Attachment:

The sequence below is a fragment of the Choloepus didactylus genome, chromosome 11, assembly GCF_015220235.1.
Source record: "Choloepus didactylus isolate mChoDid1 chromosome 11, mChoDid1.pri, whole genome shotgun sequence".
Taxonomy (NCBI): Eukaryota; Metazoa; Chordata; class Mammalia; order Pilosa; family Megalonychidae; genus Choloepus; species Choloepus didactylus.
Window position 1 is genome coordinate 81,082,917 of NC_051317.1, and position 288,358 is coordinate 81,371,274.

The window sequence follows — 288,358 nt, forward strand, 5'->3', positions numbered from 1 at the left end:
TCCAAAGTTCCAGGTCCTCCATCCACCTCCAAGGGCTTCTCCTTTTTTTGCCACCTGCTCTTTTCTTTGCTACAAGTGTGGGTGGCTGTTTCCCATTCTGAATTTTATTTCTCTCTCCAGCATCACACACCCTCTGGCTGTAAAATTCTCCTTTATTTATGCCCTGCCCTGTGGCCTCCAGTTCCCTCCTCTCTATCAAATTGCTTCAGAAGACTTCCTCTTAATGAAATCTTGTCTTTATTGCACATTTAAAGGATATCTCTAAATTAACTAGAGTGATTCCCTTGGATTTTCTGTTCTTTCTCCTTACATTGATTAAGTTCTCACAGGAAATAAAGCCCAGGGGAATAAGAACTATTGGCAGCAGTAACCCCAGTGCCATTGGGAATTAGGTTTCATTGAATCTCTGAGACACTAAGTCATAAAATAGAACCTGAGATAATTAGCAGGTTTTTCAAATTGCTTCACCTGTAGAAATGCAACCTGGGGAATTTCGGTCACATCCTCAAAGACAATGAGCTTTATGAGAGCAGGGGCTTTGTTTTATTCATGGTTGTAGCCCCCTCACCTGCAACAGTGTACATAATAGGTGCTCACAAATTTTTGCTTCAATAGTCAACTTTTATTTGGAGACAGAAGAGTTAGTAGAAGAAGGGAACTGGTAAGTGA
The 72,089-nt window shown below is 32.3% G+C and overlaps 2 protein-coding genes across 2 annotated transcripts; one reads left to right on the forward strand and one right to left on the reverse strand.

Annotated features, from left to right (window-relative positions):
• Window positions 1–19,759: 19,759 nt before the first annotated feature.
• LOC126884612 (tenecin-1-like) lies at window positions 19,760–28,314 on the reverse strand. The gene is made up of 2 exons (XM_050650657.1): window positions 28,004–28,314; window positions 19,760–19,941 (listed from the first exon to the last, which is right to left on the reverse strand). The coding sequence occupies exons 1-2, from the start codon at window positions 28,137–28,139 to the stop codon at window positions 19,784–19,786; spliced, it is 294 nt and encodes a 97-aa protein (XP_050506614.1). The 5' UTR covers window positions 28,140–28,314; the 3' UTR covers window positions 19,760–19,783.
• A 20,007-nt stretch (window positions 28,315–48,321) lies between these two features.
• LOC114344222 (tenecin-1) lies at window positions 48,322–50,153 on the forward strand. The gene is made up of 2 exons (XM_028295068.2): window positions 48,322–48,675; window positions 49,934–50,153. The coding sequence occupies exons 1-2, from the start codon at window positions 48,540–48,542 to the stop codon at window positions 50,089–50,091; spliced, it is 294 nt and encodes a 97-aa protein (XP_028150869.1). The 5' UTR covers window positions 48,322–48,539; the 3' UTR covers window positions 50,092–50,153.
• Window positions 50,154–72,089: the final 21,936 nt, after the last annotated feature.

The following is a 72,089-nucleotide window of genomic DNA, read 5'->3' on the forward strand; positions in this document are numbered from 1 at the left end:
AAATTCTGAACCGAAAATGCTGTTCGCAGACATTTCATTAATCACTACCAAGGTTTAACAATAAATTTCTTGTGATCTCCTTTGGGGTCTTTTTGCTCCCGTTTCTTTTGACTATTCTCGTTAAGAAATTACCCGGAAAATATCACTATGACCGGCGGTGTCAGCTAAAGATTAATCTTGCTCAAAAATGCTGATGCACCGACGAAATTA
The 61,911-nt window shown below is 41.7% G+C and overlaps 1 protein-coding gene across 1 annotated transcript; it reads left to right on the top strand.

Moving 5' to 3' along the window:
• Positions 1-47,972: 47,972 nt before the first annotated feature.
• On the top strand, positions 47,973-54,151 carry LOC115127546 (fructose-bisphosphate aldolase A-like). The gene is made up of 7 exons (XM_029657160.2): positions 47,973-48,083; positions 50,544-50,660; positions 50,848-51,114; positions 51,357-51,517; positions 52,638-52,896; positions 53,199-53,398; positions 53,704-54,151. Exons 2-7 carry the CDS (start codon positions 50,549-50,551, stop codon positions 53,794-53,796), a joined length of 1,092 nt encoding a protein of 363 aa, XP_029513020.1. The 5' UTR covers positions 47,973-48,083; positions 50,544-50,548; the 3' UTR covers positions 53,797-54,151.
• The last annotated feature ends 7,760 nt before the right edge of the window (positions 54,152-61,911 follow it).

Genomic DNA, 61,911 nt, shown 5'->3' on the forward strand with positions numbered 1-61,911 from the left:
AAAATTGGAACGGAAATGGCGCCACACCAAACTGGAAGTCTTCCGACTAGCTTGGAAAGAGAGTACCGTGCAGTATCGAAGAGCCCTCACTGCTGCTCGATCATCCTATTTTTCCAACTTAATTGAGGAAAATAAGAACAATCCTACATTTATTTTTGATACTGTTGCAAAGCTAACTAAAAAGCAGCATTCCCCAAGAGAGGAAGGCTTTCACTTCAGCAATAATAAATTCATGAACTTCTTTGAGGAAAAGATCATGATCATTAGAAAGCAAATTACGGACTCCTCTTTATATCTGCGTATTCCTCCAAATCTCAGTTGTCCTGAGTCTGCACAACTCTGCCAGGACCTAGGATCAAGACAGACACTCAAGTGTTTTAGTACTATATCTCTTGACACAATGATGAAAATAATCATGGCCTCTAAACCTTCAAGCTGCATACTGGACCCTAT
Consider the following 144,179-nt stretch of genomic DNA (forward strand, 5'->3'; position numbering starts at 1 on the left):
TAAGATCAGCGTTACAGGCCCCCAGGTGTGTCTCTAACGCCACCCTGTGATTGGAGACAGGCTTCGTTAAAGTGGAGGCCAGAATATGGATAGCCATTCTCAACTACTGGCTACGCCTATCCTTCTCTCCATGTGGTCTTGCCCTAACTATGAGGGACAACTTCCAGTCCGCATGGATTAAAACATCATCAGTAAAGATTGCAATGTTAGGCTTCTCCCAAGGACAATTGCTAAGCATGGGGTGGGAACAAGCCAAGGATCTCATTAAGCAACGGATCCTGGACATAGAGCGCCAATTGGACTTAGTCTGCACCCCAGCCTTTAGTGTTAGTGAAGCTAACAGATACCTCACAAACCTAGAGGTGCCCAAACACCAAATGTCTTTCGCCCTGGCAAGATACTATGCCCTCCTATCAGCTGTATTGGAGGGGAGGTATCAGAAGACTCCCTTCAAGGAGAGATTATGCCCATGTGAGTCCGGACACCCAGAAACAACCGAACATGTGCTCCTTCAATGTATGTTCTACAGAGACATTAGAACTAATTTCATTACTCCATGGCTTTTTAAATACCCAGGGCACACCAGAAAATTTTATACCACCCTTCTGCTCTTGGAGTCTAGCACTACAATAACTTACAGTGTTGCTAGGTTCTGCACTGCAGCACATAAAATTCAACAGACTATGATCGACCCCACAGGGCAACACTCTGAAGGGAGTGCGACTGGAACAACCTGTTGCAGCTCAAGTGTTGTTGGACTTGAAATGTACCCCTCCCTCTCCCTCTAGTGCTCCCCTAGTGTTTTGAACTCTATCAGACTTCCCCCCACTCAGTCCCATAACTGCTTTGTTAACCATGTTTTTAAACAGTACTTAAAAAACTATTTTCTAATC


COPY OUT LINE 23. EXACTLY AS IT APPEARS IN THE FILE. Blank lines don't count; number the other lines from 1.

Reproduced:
Consider the following 144,179-nt stretch of genomic DNA (forward strand, 5'->3'; position numbering starts at 1 on the left):